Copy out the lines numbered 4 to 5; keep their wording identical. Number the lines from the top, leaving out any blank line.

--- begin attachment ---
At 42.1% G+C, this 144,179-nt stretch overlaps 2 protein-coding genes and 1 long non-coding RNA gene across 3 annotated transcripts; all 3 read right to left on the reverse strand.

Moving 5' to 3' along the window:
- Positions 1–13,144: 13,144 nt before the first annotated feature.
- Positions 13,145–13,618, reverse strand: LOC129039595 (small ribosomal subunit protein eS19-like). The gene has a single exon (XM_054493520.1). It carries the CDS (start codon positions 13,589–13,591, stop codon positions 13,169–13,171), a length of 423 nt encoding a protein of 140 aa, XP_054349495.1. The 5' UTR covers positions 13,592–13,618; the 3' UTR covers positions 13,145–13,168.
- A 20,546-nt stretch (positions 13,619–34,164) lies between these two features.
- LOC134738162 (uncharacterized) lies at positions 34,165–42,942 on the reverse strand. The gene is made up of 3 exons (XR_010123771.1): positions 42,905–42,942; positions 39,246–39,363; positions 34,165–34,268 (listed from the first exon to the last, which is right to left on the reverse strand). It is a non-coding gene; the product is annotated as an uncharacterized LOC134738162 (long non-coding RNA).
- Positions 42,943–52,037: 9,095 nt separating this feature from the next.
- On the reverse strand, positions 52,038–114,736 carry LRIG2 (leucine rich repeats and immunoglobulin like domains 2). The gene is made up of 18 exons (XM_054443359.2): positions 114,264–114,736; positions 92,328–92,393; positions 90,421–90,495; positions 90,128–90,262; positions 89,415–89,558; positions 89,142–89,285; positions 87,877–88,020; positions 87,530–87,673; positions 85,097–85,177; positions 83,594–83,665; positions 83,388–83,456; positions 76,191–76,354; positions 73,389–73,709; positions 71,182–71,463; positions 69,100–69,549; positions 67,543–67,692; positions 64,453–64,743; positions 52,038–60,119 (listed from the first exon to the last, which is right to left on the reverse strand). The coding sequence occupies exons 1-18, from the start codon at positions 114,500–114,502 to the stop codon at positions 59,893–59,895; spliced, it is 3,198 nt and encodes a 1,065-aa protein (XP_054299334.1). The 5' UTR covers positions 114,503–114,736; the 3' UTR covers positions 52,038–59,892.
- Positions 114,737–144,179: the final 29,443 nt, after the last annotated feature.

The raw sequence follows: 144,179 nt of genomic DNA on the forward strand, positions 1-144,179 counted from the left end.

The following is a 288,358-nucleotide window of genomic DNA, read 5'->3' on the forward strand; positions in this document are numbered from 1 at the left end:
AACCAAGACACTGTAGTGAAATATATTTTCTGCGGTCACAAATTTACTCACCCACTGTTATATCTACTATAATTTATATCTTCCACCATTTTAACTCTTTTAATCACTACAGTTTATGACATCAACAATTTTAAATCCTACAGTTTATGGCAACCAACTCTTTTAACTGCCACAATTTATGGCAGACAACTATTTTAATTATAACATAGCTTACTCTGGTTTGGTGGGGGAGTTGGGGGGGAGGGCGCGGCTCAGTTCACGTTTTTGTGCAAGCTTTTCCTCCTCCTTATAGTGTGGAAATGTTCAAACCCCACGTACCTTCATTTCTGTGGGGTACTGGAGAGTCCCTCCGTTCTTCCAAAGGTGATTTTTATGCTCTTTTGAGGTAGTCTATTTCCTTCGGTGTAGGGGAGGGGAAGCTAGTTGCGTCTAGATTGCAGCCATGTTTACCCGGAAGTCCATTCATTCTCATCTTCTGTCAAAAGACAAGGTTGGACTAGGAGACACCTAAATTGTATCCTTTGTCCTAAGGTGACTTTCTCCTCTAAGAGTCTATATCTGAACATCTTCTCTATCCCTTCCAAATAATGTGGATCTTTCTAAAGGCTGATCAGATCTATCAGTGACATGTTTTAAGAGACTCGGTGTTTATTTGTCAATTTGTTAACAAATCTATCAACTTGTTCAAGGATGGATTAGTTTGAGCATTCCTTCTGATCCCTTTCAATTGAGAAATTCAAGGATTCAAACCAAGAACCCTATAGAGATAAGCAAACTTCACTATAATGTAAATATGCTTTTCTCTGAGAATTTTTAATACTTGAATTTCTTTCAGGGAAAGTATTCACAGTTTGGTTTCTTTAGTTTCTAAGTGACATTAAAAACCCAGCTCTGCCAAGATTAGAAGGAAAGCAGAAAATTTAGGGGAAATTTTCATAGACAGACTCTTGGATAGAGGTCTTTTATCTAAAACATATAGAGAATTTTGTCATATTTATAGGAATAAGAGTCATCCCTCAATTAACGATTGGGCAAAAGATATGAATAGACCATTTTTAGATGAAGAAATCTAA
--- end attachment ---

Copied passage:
- Positions 13,145–13,618, reverse strand: LOC129039595 (small ribosomal subunit protein eS19-like). The gene has a single exon (XM_054493520.1). It carries the CDS (start codon positions 13,589–13,591, stop codon positions 13,169–13,171), a length of 423 nt encoding a protein of 140 aa, XP_054349495.1. The 5' UTR covers positions 13,592–13,618; the 3' UTR covers positions 13,145–13,168.
- A 20,546-nt stretch (positions 13,619–34,164) lies between these two features.